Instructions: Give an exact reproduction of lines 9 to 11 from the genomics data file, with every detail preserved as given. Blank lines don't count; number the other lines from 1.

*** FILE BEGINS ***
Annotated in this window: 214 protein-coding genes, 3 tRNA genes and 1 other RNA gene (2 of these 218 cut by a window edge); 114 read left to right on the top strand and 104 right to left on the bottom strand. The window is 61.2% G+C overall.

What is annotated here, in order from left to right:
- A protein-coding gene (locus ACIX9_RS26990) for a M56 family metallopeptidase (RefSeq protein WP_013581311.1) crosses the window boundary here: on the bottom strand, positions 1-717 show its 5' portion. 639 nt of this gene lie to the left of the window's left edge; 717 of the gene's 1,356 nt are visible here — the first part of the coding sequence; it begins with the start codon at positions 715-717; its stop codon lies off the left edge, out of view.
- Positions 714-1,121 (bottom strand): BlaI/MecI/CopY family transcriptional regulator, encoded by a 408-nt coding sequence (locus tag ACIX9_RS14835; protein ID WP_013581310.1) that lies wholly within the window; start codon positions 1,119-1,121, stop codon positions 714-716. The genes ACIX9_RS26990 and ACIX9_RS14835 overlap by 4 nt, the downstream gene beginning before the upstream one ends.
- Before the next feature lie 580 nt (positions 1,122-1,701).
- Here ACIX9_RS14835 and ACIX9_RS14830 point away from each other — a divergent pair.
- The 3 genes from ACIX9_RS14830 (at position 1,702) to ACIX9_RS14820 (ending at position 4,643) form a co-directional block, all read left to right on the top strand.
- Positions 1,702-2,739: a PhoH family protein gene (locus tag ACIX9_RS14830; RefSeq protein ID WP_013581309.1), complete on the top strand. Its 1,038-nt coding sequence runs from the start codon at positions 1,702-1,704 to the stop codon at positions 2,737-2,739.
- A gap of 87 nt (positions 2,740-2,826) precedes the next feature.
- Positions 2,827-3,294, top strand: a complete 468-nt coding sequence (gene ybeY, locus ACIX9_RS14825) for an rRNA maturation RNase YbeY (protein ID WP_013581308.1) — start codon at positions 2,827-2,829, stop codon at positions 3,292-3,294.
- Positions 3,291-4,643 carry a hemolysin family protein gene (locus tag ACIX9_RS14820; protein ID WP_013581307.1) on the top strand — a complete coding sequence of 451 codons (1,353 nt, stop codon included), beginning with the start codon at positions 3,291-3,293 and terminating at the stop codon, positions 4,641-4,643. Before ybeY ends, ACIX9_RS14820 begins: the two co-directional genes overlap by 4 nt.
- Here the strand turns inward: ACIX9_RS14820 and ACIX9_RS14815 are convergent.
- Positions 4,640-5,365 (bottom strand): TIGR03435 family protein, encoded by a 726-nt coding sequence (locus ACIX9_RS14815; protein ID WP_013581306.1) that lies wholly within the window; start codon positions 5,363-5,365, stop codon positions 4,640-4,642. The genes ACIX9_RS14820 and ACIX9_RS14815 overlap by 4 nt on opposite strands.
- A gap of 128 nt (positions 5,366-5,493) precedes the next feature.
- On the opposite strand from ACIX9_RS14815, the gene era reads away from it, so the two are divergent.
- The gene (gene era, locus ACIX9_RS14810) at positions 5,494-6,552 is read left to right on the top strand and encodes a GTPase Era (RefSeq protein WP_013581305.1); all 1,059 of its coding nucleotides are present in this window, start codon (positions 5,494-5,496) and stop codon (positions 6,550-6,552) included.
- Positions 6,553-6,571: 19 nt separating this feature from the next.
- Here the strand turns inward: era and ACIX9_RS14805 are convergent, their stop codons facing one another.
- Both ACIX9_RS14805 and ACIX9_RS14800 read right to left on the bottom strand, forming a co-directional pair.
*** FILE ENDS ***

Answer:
- A gap of 87 nt (positions 2,740-2,826) precedes the next feature.
- Positions 2,827-3,294, top strand: a complete 468-nt coding sequence (gene ybeY, locus ACIX9_RS14825) for an rRNA maturation RNase YbeY (protein ID WP_013581308.1) — start codon at positions 2,827-2,829, stop codon at positions 3,292-3,294.
- Positions 3,291-4,643 carry a hemolysin family protein gene (locus tag ACIX9_RS14820; protein ID WP_013581307.1) on the top strand — a complete coding sequence of 451 codons (1,353 nt, stop codon included), beginning with the start codon at positions 3,291-3,293 and terminating at the stop codon, positions 4,641-4,643. Before ybeY ends, ACIX9_RS14820 begins: the two co-directional genes overlap by 4 nt.